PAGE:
FRUITLAND TWP. – Most Murray Road residents agree that the over one mile of paved road badly needs resurfacing, but they are split on whether they should share in the costs of the estimated $550,000 project.
Several residents spoke at a Feb. 6 public hearing before the Fruitland Township board, and this Monday (Feb. 18) the board is expected to take action to petition the affected residents for a special assessment. The township board meeting will start at 5 p.m., and will be held in the township hall.
The township is looking at a special assessment of the property owners along the road to fill a funding gap for the work which they hope to start following Labor Day when the tourism season winds down.
Residences along Murray Road, which dead ends on the south side of the White Lake Channel, is populated mostly by seasonal residents. At the end of the road, however, is one of this area’s historical landmarks, the township-owned White River Light Station and Maritime Museum.
If a special assessment is approved by more than half of the affected residents, an estimated assessment of $700 per lot will be charged for a total of about $110,000, or 20 percent of the project’s estimated price tag.
If residents approved the special assessment, it would be the first time that would be used to help fund a road project in Fruitland Township.
The funding gap results from Muskegon County Road Commission’s (MCRC) unwillingness to match Fruitland Township’s 60 percent funding with 40 percent, or for the Murray Road project, $220,000. The township is offering to pay its $330,000.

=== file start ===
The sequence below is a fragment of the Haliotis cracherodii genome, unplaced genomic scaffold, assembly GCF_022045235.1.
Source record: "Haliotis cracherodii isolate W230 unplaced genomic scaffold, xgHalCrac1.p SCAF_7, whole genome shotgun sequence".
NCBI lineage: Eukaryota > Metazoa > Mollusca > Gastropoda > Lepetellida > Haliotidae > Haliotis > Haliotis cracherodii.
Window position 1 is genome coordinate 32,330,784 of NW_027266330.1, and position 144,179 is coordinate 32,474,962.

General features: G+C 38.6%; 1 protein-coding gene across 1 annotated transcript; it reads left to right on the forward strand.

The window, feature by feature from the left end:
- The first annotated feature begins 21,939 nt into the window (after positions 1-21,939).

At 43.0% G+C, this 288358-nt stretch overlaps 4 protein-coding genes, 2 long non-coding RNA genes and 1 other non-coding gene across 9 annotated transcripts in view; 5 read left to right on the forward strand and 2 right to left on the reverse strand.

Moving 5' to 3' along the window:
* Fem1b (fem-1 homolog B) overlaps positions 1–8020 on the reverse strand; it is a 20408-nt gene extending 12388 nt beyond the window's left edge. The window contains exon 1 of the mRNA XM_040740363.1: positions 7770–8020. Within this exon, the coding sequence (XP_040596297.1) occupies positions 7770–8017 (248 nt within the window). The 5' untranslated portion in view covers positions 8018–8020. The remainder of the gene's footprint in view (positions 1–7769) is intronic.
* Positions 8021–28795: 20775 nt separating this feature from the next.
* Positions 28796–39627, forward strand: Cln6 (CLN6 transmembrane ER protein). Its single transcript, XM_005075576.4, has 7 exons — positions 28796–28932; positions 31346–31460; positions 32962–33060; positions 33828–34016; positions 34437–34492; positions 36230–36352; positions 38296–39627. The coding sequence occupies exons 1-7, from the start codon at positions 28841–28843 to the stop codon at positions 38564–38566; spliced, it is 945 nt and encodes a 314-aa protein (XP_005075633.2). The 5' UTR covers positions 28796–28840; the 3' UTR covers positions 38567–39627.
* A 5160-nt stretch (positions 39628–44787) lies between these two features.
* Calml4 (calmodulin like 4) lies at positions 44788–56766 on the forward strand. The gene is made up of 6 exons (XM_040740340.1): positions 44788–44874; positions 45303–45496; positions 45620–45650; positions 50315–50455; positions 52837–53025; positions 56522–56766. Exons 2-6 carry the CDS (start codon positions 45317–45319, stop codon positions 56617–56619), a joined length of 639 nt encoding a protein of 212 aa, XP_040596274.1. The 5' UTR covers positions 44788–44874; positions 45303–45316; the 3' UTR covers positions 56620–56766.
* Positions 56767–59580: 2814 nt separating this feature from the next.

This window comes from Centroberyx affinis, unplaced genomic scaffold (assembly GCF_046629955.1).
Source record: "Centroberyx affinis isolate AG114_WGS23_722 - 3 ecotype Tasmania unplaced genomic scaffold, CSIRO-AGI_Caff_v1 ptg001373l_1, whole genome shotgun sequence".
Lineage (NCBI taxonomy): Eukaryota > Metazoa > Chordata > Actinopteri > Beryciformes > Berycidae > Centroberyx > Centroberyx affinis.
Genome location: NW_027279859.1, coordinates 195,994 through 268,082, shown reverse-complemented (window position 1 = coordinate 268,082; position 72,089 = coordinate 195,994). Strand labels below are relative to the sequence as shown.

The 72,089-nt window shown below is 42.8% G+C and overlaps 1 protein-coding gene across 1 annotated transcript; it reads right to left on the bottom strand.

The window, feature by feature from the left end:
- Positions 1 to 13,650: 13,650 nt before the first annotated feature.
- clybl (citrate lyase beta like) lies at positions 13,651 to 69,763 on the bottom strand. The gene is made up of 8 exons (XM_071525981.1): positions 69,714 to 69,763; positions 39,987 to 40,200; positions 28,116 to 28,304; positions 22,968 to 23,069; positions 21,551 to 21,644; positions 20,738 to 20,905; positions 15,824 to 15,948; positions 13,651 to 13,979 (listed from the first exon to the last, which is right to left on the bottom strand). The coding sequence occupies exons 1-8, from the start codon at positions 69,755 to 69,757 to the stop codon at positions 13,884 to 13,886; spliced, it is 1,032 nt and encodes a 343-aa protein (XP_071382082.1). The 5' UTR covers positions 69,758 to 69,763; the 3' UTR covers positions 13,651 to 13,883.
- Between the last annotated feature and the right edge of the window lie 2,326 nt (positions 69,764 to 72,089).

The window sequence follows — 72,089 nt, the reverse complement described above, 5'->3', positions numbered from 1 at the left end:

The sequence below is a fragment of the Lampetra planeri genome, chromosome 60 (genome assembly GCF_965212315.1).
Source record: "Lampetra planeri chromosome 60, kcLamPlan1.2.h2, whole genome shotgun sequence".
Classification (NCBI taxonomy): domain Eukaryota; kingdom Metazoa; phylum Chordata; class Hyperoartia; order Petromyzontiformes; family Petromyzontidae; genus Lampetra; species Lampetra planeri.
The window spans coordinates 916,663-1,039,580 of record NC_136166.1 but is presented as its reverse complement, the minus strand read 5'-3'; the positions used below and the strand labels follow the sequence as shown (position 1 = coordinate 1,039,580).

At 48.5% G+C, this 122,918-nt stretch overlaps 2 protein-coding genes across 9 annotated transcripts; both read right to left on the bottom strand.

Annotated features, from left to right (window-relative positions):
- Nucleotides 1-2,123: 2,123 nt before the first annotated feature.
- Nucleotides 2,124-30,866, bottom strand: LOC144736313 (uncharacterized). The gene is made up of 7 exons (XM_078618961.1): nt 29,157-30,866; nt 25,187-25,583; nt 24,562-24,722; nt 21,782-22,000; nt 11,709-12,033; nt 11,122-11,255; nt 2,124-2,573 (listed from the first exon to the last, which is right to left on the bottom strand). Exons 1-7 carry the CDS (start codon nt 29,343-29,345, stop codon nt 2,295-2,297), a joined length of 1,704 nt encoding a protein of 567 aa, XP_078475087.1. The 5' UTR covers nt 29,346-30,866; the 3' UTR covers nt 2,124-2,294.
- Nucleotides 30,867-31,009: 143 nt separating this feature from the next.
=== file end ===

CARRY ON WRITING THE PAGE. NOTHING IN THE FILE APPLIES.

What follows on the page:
Ken Hulka, MCRC managing director, who was at the public hearing, said the county is unwilling to pay the 40 percent match because Murray Road does not meet the county’s asset management profile. The county will fund 20 percent of the project.
The past four years the township and county have shared in paving 44 miles of roads in the township using $980,000 in township for its 60 percent share. Those roads all met the asset management profile.
Township Supervisor Sam St. Amour said Murray Road doesn’t meet the township’s asset management profile, however, the township still plans to fund its 60 percent with general fund monies.
Hulka said the county’s funds for road work is being stretched because of dwindling state funding.
St. Amour explained that asset management is a methodology used to repair roads when the government unit doesn’t have enough money to repair all roads.
A Citizens Advisory Committee (CAC) was formed to explore the possible special assessment funding.
The CAC reported at the public hearing that it has obtained email addresses for 155 of the 169 parcel owners along Murray Road and has been in contact with nearly all the parcel owners.
Three newsletters were emailed to the parcel owners, providing information on the project.
Also, a non-binding “straw vote” was taken online, and of the 145 parcel owners who took part, 95 or 65 percent supported the special assessment.
It was reported the two main themes of those who oppose the special assessment district for the project is the township and county should be responsible for funding the project like they have the other road paving projects in the township, and they are concerned about potential higher speeds of vehicles if the road surface is improved.
St. Amour said the township received 28 emails on the special assessment district issue, and 20 showed support while the other eight were in opposition.
If the township does vote to continue the special assessment process, petitions will be mailed to the 169 parcel owners. Completed petitions must be notarized and returned to the township. Any petitions not returned will be considered no votes.
The expense of the Murray Road project results from costs associated with upgrading the road base, widening the road in some areas, replacing curbing and using a higher grade of asphalt.